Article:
I was sharing my idea of starting a private equity investment business with my friends and mentors. I had some encouragement, but most of them thought it was a dumb idea.
Here is a sample of the feedback I received.
“You’re not an investor. You are a CEO. Do what you do best.”
“Are you nuts? Investing in startups is too risky? You’ll lose all your money.”
“You are good at identifying great leaders. You can do this.”
You’ll get all kinds of feedback when you share your idea. When it comes right down to it, the question remains, “Are you going to start this business or not?” My answer was “Yes.”
Having the idea is great. Taking action is greater. Action involves risk.
Risk of capital.
Risk of failing.
Risk of reputation.
Risk of ego.
The greatest risk is the risk of not trying. So off I went. Here’s how I did it.
Good bye, Charlie
In 1993, I wrote my first investment check. I was on my way. The business start was exciting, but within a few months, I realized the business was going nowhere. My first investment was going bust. And it was going bust because I was the CEO.
The co-founder of this first business resigned. She said, “I can’t work for you. I quit. Good bye.”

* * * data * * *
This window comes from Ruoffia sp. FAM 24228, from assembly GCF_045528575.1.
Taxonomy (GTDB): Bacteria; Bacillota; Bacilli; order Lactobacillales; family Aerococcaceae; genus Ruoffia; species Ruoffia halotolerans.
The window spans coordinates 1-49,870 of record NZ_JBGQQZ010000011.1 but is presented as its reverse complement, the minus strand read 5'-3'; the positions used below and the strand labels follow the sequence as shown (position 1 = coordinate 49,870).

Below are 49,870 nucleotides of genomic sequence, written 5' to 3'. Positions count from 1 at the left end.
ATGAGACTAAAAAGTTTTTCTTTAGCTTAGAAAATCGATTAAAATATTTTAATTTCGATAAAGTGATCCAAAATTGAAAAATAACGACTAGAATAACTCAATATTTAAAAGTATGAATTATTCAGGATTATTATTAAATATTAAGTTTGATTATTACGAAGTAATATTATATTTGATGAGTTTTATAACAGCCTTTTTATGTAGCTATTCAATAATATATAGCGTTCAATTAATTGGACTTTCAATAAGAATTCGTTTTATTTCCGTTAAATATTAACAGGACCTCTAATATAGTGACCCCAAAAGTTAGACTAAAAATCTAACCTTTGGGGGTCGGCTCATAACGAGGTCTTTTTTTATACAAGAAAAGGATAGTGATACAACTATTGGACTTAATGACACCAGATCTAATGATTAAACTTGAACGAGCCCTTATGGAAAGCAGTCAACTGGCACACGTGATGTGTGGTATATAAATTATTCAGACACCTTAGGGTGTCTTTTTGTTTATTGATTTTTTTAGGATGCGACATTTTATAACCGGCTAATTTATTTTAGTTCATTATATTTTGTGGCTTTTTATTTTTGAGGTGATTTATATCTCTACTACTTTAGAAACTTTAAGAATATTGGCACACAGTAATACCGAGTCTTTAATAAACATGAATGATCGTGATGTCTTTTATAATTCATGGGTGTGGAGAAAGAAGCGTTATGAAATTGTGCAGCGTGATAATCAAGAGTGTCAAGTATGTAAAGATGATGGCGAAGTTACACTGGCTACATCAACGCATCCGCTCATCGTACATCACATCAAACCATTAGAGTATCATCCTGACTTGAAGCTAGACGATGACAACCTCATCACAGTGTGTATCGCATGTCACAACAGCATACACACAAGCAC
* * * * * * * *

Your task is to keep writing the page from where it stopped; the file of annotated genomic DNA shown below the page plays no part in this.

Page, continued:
I was sitting there in a sublet office space with no windows, and I was down $125k. I wasn’t being true to the idea. I was afraid of being simply an investor advisor, so I took on the role of CEO.
Wrong. Wrong. Wrong. It didn’t work. I needed to stay true to the idea.
Within an hour, some crazy circumstances led to a new founding entrepreneur taking over. He used the scraps of the business to create a very successful professional services analytics business. It eventually grew to $7mm in sales in five years.
Failure Brings Clarity
The idea was gaining clarity. I built my model and reputation around this business.
I continued to write checks. This first business was beginning to happen but was still consuming cash.
Then I wrote a check for a second business. This business lasted one year; then we shut it down. Wrong founder.
Then I wrote a check for a third business. The third business failed. Wrong market.
The fourth business looked like it was about to fail when we sold it for $4.5 million plus debt.
Then came the fifth startup which succeeded in a big way, and I was eventually living the idea. My personal vision became my reality.
Ideas Must Lead to Action
All this happened because I took action on the idea I was percolating for five years and wrote the first check. I learned taking that first step, moving into action mode, creates momentum which creates more action.
Taking action every day while focused on your vision will ultimately bring success.